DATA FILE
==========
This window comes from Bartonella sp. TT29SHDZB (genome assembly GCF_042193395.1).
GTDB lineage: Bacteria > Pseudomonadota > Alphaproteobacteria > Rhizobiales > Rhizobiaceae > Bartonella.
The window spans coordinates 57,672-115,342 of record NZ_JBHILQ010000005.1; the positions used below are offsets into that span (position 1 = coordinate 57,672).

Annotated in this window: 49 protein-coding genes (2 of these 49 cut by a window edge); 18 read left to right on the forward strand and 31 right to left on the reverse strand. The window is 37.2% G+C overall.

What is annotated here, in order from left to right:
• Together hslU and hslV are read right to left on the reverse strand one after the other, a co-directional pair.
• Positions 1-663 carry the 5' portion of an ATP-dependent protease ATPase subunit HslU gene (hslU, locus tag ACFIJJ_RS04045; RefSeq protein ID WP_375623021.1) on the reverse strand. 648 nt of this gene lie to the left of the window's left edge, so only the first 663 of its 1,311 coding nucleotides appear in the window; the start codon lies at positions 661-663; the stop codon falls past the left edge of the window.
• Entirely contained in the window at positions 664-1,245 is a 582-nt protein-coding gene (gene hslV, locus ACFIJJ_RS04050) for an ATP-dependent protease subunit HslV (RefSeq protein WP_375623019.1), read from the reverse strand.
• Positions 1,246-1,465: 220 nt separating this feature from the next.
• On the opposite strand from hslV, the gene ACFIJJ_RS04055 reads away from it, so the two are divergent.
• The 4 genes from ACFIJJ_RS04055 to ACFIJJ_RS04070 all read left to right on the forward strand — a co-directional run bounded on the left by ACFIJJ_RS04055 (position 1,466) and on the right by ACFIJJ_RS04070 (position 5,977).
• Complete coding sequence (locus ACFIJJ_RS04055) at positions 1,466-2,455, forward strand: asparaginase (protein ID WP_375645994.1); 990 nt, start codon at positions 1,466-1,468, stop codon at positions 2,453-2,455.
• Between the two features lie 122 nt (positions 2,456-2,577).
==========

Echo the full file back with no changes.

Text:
This window comes from Bartonella sp. TT29SHDZB (genome assembly GCF_042193395.1).
GTDB lineage: Bacteria > Pseudomonadota > Alphaproteobacteria > Rhizobiales > Rhizobiaceae > Bartonella.
The window spans coordinates 57,672-115,342 of record NZ_JBHILQ010000005.1; the positions used below are offsets into that span (position 1 = coordinate 57,672).

Annotated in this window: 49 protein-coding genes (2 of these 49 cut by a window edge); 18 read left to right on the forward strand and 31 right to left on the reverse strand. The window is 37.2% G+C overall.

What is annotated here, in order from left to right:
• Together hslU and hslV are read right to left on the reverse strand one after the other, a co-directional pair.
• Positions 1-663 carry the 5' portion of an ATP-dependent protease ATPase subunit HslU gene (hslU, locus tag ACFIJJ_RS04045; RefSeq protein ID WP_375623021.1) on the reverse strand. 648 nt of this gene lie to the left of the window's left edge, so only the first 663 of its 1,311 coding nucleotides appear in the window; the start codon lies at positions 661-663; the stop codon falls past the left edge of the window.
• Entirely contained in the window at positions 664-1,245 is a 582-nt protein-coding gene (gene hslV, locus ACFIJJ_RS04050) for an ATP-dependent protease subunit HslV (RefSeq protein WP_375623019.1), read from the reverse strand.
• Positions 1,246-1,465: 220 nt separating this feature from the next.
• On the opposite strand from hslV, the gene ACFIJJ_RS04055 reads away from it, so the two are divergent.
• The 4 genes from ACFIJJ_RS04055 to ACFIJJ_RS04070 all read left to right on the forward strand — a co-directional run bounded on the left by ACFIJJ_RS04055 (position 1,466) and on the right by ACFIJJ_RS04070 (position 5,977).
• Complete coding sequence (locus ACFIJJ_RS04055) at positions 1,466-2,455, forward strand: asparaginase (protein ID WP_375645994.1); 990 nt, start codon at positions 1,466-1,468, stop codon at positions 2,453-2,455.
• Between the two features lie 122 nt (positions 2,456-2,577).